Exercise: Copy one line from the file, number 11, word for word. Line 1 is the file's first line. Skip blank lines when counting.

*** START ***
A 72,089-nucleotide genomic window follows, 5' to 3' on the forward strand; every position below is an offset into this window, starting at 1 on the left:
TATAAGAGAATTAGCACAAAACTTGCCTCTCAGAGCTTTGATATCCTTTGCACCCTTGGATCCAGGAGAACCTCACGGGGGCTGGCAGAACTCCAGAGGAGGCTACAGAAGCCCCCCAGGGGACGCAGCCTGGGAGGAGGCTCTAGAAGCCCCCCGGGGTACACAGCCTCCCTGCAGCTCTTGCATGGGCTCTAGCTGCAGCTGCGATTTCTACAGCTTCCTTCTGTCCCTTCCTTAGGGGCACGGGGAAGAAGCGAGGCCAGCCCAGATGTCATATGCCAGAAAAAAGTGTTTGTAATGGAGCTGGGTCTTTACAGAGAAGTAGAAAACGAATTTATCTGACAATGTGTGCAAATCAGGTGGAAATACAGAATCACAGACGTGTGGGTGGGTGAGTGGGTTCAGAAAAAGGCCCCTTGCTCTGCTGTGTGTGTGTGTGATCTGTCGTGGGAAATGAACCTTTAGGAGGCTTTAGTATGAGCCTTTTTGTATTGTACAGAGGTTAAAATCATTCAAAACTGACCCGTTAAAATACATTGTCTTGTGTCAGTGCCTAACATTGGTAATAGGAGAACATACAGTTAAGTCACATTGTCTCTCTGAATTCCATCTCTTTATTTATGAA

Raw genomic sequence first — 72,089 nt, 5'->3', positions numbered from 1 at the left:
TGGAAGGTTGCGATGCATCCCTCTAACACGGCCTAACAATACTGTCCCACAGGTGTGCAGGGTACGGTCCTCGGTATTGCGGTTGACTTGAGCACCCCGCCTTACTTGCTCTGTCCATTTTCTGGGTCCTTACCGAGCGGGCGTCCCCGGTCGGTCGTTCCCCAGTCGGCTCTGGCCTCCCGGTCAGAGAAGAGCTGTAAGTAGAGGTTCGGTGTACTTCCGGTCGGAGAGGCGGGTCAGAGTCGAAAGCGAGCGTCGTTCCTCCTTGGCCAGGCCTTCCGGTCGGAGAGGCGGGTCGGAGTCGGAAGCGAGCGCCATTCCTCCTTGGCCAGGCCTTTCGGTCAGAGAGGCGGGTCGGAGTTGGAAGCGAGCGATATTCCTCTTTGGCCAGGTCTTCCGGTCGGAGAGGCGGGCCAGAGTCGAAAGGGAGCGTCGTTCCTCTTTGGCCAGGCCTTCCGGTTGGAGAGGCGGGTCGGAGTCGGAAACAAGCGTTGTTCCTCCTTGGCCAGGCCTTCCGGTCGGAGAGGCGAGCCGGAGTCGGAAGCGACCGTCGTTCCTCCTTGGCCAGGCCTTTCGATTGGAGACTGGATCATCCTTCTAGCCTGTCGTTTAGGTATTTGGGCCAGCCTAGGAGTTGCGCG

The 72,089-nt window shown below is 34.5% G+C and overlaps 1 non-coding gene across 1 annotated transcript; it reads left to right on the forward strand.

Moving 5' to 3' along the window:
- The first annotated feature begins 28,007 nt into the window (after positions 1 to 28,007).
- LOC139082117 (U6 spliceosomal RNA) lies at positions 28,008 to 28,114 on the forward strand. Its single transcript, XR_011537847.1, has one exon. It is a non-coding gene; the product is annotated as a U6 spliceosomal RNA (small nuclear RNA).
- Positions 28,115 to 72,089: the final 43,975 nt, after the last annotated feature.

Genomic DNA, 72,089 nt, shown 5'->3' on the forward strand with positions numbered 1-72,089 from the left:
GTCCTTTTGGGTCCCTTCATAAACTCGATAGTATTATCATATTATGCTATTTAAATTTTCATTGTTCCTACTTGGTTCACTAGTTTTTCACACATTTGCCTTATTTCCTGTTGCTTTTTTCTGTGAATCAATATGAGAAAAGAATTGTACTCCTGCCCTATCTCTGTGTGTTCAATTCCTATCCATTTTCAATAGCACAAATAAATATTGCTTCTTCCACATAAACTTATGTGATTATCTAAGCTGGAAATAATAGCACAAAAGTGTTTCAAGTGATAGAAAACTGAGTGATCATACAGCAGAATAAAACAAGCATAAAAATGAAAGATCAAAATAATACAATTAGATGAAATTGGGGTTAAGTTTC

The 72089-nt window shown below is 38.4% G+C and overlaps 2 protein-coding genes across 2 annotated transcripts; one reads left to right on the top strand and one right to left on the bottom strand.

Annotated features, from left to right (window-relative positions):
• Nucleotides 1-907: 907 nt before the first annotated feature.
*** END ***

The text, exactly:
GTCCTTTTGGGTCCCTTCATAAACTCGATAGTATTATCATATTATGCTATTTAAATTTTCATTGTTCCTACTTGGTTCACTAGTTTTTCACACATTTGCCTTATTTCCTGTTGCTTTTTTCTGTGAATCAATATGAGAAAAGAATTGTACTCCTGCCCTATCTCTGTGTGTTCAATTCCTATCCATTTTCAATAGCACAAATAAATATTGCTTCTTCCACATAAACTTATGTGATTATCTAAGCTGGAAATAATAGCACAAAAGTGTTTCAAGTGATAGAAAACTGAGTGATCATACAGCAGAATAAAACAAGCATAAAAATGAAAGATCAAAATAATACAATTAGATGAAATTGGGGTTAAGTTTC